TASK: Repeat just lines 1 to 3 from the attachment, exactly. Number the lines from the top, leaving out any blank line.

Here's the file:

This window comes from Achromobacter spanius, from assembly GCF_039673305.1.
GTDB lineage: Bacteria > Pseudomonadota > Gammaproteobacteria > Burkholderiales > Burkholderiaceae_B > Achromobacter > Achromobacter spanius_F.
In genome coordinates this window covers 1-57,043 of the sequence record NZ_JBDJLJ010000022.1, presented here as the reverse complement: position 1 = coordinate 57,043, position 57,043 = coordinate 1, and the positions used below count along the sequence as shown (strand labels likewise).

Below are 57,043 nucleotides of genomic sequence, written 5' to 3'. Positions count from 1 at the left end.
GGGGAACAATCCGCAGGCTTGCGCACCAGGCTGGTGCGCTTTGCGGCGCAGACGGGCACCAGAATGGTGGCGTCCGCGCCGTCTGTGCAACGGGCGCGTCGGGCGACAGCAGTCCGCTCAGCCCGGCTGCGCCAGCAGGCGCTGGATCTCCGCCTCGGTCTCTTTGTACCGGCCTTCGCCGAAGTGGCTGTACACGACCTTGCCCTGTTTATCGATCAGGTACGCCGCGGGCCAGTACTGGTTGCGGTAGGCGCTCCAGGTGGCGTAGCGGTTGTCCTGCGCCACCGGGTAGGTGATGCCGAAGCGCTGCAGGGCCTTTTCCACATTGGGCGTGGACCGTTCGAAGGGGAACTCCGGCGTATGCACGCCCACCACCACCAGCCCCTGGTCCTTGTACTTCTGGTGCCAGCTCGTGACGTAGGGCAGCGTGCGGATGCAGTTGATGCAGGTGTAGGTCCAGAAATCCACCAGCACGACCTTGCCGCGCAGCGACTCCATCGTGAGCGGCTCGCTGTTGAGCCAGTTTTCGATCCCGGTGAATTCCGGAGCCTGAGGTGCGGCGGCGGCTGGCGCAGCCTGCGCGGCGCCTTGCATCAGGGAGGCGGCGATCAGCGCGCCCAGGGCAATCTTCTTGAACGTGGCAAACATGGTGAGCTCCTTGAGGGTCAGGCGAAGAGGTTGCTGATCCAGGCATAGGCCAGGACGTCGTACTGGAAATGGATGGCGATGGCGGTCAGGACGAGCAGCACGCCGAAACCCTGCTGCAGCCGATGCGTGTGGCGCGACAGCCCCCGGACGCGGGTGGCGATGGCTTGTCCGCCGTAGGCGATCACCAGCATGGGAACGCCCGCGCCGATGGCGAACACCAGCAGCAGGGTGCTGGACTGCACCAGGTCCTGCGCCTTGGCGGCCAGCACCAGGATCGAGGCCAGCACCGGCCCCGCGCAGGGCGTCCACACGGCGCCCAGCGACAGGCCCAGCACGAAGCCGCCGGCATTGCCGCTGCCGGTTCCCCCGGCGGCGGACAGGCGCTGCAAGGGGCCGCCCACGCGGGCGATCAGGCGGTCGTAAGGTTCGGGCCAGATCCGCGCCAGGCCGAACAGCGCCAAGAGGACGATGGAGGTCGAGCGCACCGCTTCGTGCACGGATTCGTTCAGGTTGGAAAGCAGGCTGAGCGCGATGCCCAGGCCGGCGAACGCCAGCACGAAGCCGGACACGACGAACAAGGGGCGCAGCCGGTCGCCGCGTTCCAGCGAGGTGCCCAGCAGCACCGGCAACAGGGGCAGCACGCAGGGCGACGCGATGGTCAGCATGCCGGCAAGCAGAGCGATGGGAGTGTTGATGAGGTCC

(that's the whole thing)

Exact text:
This window comes from Achromobacter spanius, from assembly GCF_039673305.1.
GTDB lineage: Bacteria > Pseudomonadota > Gammaproteobacteria > Burkholderiales > Burkholderiaceae_B > Achromobacter > Achromobacter spanius_F.
In genome coordinates this window covers 1-57,043 of the sequence record NZ_JBDJLJ010000022.1, presented here as the reverse complement: position 1 = coordinate 57,043, position 57,043 = coordinate 1, and the positions used below count along the sequence as shown (strand labels likewise).